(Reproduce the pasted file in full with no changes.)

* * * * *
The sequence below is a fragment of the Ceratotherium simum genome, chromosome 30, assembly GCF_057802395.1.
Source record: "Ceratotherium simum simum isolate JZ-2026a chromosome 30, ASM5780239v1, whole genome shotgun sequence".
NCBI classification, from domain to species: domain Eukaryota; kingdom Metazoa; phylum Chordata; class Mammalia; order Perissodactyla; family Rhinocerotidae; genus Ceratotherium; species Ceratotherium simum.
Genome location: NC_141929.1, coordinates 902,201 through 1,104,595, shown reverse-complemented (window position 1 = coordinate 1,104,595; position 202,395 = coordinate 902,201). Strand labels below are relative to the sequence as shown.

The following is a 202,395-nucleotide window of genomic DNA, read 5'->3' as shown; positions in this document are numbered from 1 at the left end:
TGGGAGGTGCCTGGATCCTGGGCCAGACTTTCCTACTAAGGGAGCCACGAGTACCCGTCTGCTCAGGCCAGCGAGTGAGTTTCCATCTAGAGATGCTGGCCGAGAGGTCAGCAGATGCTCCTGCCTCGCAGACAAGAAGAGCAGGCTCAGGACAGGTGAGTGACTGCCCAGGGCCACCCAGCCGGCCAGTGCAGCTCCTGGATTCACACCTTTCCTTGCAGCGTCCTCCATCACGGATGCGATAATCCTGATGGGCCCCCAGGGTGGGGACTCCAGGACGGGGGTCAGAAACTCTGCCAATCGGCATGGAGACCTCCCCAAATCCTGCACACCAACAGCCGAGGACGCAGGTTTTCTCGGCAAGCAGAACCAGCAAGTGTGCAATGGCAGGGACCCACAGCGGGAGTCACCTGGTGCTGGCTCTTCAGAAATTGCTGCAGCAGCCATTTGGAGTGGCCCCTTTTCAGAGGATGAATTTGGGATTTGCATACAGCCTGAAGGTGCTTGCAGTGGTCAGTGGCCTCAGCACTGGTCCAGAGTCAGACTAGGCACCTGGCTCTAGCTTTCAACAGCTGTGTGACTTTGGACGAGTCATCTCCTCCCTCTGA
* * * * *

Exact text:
The sequence below is a fragment of the Ceratotherium simum genome, chromosome 30, assembly GCF_057802395.1.
Source record: "Ceratotherium simum simum isolate JZ-2026a chromosome 30, ASM5780239v1, whole genome shotgun sequence".
NCBI classification, from domain to species: domain Eukaryota; kingdom Metazoa; phylum Chordata; class Mammalia; order Perissodactyla; family Rhinocerotidae; genus Ceratotherium; species Ceratotherium simum.
Genome location: NC_141929.1, coordinates 902,201 through 1,104,595, shown reverse-complemented (window position 1 = coordinate 1,104,595; position 202,395 = coordinate 902,201). Strand labels below are relative to the sequence as shown.

The following is a 202,395-nucleotide window of genomic DNA, read 5'->3' as shown; positions in this document are numbered from 1 at the left end:
TGGGAGGTGCCTGGATCCTGGGCCAGACTTTCCTACTAAGGGAGCCACGAGTACCCGTCTGCTCAGGCCAGCGAGTGAGTTTCCATCTAGAGATGCTGGCCGAGAGGTCAGCAGATGCTCCTGCCTCGCAGACAAGAAGAGCAGGCTCAGGACAGGTGAGTGACTGCCCAGGGCCACCCAGCCGGCCAGTGCAGCTCCTGGATTCACACCTTTCCTTGCAGCGTCCTCCATCACGGATGCGATAATCCTGATGGGCCCCCAGGGTGGGGACTCCAGGACGGGGGTCAGAAACTCTGCCAATCGGCATGGAGACCTCCCCAAATCCTGCACACCAACAGCCGAGGACGCAGGTTTTCTCGGCAAGCAGAACCAGCAAGTGTGCAATGGCAGGGACCCACAGCGGGAGTCACCTGGTGCTGGCTCTTCAGAAATTGCTGCAGCAGCCATTTGGAGTGGCCCCTTTTCAGAGGATGAATTTGGGATTTGCATACAGCCTGAAGGTGCTTGCAGTGGTCAGTGGCCTCAGCACTGGTCCAGAGTCAGACTAGGCACCTGGCTCTAGCTTTCAACAGCTGTGTGACTTTGGACGAGTCATCTCCTCCCTCTGA